In this video, we have a look back at the HSE Virtual Series Congress in June. This is the third clip from Todd Conklin’s seminar and looks at another area where we could perform better through the COVID-19 crisis. The pandemic has shown that anticipation is not recognized as legitimate information. Have a look at Todd’s video to find out why.
So, let’s look at number two. Anticipation is not recognized as legitimate information. So, this is really interesting because our traditional understanding of risk management has really been built around the idea that you either manage risk or perform work.
Erik Hollnagel calls it the efficiency-thoroughness trade-off. What we’re learning is that, really, this isn’t a trade-off. What it really is, is a paradox. And that traditional anticipation skills that we’ve had in our organizations for years have not been seen or really recognized as legitimate data by which our management and our operations people can make decisions.
Now, hold on before you jump in there, this is kind of the struggle around this notion of leading data. So, you haven’t been a safety person for more than five minutes if you’ve not had a discussion around leading metrics, right? Everyone wants leading metrics.
Well, what we’re really saying is that I’m not certain we want leading metrics. That’s another discussion and I’m glad to have it with you, but there probably is no such thing as a leading metric, although you’ve probably heard people talk about them today. I would guess if truly effective leading metrics existed, we’d already have them. I mean, they’d be out there and a part of our discussion.
What we really want is not the ability to predict failure, what we really want is the ability to anticipate the absence of capacity. So, instead of going out and doing a classic threat assessment, a risk assessment, this threat is really high, and managing the threat, which is good, we should do it, what we’re really learning is that we want to go out and look at where this threat is high and actually manage the controls.
A paradox is different than a trade-off. A trade-off says one or the other, whereas a paradox says one and the other. So you have to be productive and safe. You have to be stable and reliable.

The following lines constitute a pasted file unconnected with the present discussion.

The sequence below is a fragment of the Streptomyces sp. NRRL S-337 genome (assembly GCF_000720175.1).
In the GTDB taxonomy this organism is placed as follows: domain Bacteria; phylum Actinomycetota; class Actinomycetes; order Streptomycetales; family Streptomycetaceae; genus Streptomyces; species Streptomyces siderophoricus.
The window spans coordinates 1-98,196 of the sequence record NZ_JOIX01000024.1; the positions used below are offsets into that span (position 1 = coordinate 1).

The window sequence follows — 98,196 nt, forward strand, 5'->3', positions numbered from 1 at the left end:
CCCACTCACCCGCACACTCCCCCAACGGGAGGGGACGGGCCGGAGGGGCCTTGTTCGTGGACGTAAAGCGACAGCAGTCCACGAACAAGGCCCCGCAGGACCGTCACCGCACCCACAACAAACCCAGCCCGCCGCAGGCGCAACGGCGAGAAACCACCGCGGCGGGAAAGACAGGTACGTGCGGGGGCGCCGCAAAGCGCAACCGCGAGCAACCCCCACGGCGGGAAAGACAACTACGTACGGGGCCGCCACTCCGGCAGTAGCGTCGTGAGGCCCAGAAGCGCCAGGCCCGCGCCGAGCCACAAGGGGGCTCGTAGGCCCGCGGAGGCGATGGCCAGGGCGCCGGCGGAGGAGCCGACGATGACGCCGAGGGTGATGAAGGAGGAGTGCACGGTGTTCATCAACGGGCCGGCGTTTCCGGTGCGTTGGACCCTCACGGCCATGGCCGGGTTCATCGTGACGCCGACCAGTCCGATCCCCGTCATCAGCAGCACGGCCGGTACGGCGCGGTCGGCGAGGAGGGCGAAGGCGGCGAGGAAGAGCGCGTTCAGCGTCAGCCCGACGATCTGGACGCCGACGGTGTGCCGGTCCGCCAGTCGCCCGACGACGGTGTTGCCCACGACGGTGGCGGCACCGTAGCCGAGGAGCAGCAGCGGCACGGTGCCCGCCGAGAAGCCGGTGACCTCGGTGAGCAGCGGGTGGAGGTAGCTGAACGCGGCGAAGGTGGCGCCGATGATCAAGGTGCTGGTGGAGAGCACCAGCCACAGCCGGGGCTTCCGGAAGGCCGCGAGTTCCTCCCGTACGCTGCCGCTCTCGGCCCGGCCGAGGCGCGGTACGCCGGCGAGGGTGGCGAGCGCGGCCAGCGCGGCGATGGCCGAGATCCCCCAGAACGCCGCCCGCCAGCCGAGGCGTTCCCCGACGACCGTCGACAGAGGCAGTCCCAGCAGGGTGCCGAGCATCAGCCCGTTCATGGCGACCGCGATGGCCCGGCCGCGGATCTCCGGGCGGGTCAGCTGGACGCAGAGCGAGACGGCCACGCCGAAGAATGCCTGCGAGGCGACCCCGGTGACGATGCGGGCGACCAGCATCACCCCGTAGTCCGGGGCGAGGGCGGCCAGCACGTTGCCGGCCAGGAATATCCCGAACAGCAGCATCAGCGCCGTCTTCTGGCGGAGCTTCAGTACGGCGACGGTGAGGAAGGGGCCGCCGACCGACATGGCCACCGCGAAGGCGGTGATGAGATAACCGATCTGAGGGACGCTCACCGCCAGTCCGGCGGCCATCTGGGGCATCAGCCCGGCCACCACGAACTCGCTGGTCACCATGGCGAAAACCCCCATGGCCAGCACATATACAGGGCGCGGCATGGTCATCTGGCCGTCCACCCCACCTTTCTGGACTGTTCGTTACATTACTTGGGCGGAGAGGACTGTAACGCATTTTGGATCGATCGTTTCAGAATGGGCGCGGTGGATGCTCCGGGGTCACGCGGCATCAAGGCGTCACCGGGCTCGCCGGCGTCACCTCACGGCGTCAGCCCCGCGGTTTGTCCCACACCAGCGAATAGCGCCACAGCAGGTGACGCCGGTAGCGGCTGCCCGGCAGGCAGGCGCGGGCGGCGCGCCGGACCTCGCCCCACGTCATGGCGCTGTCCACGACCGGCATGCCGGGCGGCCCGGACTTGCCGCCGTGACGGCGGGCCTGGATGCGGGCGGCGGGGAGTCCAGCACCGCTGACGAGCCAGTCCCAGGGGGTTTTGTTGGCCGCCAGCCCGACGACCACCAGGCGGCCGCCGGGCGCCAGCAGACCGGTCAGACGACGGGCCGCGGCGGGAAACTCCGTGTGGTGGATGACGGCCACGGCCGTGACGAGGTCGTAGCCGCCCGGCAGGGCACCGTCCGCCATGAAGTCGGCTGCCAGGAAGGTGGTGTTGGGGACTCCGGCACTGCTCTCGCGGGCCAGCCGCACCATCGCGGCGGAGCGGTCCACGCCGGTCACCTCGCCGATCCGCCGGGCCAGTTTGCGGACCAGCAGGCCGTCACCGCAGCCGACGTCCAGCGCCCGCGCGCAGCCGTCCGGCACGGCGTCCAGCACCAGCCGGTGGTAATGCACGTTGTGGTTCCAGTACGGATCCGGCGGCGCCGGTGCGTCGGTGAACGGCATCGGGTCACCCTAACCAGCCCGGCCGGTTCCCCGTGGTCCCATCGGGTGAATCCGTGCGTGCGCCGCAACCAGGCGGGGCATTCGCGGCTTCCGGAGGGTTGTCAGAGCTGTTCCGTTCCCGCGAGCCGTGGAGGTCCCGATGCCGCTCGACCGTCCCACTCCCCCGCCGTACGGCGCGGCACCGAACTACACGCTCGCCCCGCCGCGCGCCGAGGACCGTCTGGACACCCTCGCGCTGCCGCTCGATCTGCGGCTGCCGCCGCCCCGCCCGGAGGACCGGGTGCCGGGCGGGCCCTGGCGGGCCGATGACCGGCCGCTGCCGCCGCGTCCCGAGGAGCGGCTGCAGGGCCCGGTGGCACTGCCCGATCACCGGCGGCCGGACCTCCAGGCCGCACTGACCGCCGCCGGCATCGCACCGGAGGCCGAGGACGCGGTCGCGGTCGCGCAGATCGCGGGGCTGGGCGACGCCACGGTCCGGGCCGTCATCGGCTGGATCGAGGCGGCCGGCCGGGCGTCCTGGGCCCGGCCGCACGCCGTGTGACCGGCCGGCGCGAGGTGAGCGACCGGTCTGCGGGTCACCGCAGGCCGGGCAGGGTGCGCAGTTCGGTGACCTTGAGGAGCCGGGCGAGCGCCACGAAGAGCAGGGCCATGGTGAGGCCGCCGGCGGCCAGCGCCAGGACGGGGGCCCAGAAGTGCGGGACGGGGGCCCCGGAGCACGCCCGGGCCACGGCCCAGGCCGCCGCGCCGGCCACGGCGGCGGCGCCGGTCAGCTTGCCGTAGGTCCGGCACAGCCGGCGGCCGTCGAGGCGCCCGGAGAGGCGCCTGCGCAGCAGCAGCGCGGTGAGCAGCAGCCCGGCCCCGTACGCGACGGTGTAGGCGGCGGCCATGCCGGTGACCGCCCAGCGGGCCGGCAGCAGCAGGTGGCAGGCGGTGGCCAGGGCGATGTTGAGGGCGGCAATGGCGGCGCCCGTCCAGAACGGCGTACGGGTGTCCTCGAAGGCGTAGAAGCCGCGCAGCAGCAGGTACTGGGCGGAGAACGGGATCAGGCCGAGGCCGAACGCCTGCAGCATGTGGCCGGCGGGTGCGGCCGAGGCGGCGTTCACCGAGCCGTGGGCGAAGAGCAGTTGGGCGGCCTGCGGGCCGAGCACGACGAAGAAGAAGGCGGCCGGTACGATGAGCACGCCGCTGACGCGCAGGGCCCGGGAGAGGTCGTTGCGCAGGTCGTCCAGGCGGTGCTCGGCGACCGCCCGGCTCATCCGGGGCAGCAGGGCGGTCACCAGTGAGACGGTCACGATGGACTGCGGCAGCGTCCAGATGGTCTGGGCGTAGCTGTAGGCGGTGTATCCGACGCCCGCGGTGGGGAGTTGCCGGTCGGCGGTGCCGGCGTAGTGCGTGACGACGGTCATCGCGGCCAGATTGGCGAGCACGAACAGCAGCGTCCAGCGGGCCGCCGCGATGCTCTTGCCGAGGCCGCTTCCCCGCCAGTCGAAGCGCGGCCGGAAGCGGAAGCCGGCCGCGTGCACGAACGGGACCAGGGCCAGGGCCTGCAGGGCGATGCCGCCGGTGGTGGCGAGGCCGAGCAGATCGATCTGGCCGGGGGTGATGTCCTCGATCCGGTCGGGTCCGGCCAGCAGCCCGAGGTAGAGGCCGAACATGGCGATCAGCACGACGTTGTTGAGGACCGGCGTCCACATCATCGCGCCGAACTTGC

And the challenge you’re seeing and you’re sitting through meetings already that this discussion’s a part of it, is that we’re moving from a world that really was optimized around the notion of efficiency. How can we get the most bang for the buck? How can we get the most products for the least amount of effort, right? How can we give the shareholder the most value?
Those are all really important metrics. That’s the value proposition that organizations really live and die by. But that thinking, oddly enough, is being replaced now from an organization that was optimized towards efficiency to an organization that is optimized towards resilience.
So, suddenly your place at the table as a health and safety professional is changing. Because your place at the table really allows the conversation to talk about this notion of capacity. When this fails, not if it fails, when this fails, we have the ability to count on this process or this process or this process.
And suddenly those business continuity discussions that we’re having, those are really important continuity discussions that you have a loud and clear voice. Anticipation is not seen as legitimate because it’s mostly focused on weak signals. So, now, instead of looking for predictive metrics, for leading metrics, what we want to look for are small, weak signals that exist in the process during successful work.
So, those weak signals, those are there when normal happens. So, suddenly, near miss reporting, good catch reporting, things like that, those become really important, not because of the presence of risk, risk is always in your workplace, but because they help you anticipate where your system is not very resilient.
And this crisis has allowed us to listen to weaker signals earlier in order to actually create the ability to survive and thrive as an organization. And you’ve seen this, I mean, I’ll give you one more example, because it’s worth talking about. In the post-COVID restart operations, you’re having to make lots of decisions very quickly based upon relatively small amounts of information.
That’s not the way we normally did it. We normally would get a lot of information, really weigh that information out, and make strategic decisions that were more like a grand solution. But now, we’re in a position where what we’re doing is we’re actually making small micro-adjustments, small micro experimentations in order to make the process exist day to day, not year to year.
And you know this because you’re deep in the middle of it.